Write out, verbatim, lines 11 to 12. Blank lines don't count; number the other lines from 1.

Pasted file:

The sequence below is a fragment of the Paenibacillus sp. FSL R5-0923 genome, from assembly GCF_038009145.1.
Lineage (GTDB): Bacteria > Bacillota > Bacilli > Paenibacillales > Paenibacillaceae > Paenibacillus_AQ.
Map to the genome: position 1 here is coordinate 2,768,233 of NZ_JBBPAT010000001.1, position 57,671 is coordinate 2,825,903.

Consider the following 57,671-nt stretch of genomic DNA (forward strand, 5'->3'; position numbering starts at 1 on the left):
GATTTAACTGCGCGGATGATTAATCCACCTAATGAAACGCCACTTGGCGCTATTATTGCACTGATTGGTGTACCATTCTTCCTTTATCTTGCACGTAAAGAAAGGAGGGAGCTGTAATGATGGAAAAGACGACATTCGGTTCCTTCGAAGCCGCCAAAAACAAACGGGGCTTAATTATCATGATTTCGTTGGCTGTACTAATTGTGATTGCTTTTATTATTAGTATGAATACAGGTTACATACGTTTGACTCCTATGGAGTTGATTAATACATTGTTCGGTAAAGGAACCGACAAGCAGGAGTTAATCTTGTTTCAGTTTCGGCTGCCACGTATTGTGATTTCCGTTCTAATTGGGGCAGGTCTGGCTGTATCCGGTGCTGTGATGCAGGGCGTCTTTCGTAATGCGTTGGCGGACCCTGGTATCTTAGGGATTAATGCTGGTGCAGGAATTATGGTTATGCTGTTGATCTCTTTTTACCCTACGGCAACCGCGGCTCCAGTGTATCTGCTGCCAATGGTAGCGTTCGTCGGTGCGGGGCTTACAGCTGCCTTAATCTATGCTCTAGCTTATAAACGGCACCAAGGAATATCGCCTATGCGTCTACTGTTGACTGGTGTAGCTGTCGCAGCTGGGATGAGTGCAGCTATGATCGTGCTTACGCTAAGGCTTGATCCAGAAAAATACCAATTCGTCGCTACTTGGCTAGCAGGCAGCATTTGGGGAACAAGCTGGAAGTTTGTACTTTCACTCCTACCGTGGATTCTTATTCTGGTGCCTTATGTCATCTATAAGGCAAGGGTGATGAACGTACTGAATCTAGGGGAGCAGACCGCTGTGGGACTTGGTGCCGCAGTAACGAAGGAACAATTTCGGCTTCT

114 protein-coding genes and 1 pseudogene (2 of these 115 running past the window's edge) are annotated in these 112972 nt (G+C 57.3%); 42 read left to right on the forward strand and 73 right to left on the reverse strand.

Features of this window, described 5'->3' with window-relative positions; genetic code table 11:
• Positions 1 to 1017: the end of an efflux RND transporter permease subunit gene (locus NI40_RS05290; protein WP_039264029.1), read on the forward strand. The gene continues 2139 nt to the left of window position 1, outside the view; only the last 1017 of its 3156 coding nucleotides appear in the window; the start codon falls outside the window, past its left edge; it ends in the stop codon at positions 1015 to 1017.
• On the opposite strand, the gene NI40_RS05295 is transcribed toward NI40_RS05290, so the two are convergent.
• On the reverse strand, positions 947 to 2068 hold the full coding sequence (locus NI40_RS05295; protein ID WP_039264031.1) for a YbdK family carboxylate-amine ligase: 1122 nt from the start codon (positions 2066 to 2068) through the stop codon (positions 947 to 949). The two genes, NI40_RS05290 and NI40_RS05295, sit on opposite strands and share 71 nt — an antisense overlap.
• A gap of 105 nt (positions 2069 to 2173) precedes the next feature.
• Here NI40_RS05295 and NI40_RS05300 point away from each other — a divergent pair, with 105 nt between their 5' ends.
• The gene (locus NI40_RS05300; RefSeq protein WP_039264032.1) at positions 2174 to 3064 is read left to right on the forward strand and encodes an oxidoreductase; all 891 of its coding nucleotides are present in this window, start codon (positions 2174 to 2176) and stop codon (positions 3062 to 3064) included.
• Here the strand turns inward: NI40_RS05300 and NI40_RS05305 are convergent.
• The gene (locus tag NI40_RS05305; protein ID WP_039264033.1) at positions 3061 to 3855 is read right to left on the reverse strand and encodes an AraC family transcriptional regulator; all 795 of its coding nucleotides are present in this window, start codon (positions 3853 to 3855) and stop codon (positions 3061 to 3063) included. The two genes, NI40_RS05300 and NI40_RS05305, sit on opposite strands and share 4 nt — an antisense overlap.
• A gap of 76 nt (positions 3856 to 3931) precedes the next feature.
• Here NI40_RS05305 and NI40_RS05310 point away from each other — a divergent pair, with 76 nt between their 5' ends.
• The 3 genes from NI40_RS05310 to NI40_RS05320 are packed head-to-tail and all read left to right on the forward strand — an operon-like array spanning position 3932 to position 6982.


• A gap of 105 nt (positions 2069 to 2173) precedes the next feature.
• Here NI40_RS05295 and NI40_RS05300 point away from each other — a divergent pair, with 105 nt between their 5' ends.